We all know that person… the “my way or the highway” person, the stubborn personality. Sometimes, stubbornness pays off – such dedication to a task can be a real strength. Putting 110% into a big project or practicing free-throws for hours can help you achieve your goals. Sometimes though it is more of a hindrance, potentially wasting time or hurting relationships.
A phrase that is becoming more and more popular recently is “growth mindset” and “fixed mindset”. A “fixed mindset” is often being stubborn – things aren’t going to change, for better or worse. A “growth mindset” is generally the opposite – things can change, if I put in a little time or effort. It is a more flexible mindset. People with fixed mindsets often don’t try new things, assuming it won’t work out. New skills or knowledge are impossible to learn. They avoid challenges that might expose what they consider a weak point. A person who really enjoys art avoids actually doing it because they don’t think they are good at it, or don’t think they can improve. On the other hand, someone with a growth mindset believes that even though it might take a lot of practice, they can improve their skills and learn new things. Growth mindsets are usually considered ideal and lead people to feel more confident. Being stubborn and having a fixed mindset are not always the same – a stubborn person may work very hard at improving their art if they want to succeed. However, when it comes to being open to different ideas, being stubborn, stuck-in-their-ways, or fixed mindset are all very similar.
Ways to try to shift your thinking to a growth mindset:
Instead of thinking “I’m not good at this”, think “what can I do to improve?”
Instead of thinking “I give up, it’s too hard,” think “I can try to figure this out a different way.”
Instead of thinking “I don’t want to make a mistake,” think “I can learn from my mistakes.”
It can seem like a very simple thing, but just changed the way you think about a situation and being open to different options can go a long way. Having a growth mindset can help you think about yourself less stubbornly, but what about with others? When someone isn’t open to hearing another’s point of view or perspective, it can create tensions in the relationship.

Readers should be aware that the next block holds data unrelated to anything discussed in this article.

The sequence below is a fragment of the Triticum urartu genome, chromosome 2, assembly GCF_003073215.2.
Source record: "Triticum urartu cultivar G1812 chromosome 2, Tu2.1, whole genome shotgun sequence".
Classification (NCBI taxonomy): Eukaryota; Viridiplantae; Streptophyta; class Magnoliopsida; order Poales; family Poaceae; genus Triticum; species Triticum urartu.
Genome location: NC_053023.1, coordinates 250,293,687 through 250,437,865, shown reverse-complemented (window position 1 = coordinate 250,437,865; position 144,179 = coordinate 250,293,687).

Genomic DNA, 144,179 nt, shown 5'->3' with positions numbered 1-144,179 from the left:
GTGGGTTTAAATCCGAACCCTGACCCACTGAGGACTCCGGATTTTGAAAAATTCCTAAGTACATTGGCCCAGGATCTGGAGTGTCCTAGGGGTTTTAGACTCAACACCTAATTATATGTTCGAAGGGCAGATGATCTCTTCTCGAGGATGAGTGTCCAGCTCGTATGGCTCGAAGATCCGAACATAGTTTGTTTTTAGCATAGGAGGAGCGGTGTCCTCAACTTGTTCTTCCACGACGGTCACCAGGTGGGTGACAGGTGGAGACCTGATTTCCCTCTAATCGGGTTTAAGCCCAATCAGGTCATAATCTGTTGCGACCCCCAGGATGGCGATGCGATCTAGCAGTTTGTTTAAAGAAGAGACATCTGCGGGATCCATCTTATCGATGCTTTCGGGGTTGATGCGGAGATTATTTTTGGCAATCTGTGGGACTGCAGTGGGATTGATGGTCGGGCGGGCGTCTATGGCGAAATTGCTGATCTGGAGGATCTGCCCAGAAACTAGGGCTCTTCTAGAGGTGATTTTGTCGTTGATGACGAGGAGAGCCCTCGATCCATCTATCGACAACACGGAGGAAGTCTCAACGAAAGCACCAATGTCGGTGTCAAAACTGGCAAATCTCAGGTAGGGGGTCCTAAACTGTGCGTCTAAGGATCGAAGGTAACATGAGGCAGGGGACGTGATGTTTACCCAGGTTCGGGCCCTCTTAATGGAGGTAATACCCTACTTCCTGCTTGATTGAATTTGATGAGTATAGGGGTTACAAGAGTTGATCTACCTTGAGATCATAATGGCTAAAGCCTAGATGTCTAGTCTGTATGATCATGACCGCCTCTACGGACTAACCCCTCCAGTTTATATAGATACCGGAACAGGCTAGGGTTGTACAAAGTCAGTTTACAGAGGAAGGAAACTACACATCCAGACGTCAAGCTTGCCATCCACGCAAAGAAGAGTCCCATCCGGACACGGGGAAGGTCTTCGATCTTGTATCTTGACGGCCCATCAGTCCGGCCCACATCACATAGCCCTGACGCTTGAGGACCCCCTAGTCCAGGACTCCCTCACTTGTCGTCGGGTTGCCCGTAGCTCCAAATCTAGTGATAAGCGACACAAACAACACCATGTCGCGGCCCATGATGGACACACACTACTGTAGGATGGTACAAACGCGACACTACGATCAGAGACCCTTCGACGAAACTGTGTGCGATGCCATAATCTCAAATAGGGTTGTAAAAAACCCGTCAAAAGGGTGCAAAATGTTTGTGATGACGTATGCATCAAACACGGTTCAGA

Imagine this scenario: Bob says “These are my thoughts on this situation.” Bill says “well, these are my thoughts, and they’re different than yours. Bob, a stubborn person, rather than taking a moment to consider it, says “nope that’s wrong, my ideas are right!” Bill gets annoyed and doesn’t want to talk to Bob so much now.
Sometimes, you need to fight that impulse and force a pause. This can be done by just taking a breath, or mentally reminding yourself to ‘hold on’. Rather than immediately saying “nope!”, just give it some space. Hear the words and the meaning the other person is saying rather than making assumptions. It is OK to disagree, but without full understanding it can lead to bigger arguments.
Like most things, it comes down to shifting the way of thinking. If you catch yourself being stubborn and would like to not be, consider these ideas:
“Is there another possible solution to this problem that I haven’t tried?”
“Are this person’s opinions on the subject valid too?”
“What can I learn from this moment”
*Disclaimer: if someone says something that makes you uncomfortable, you can leave the conversation. Don’t force yourself into potentially unsafe (physically or emotionally) situations just to be less stubborn. You can be the judge of when to be more open and flexible and when you need to stand your ground.
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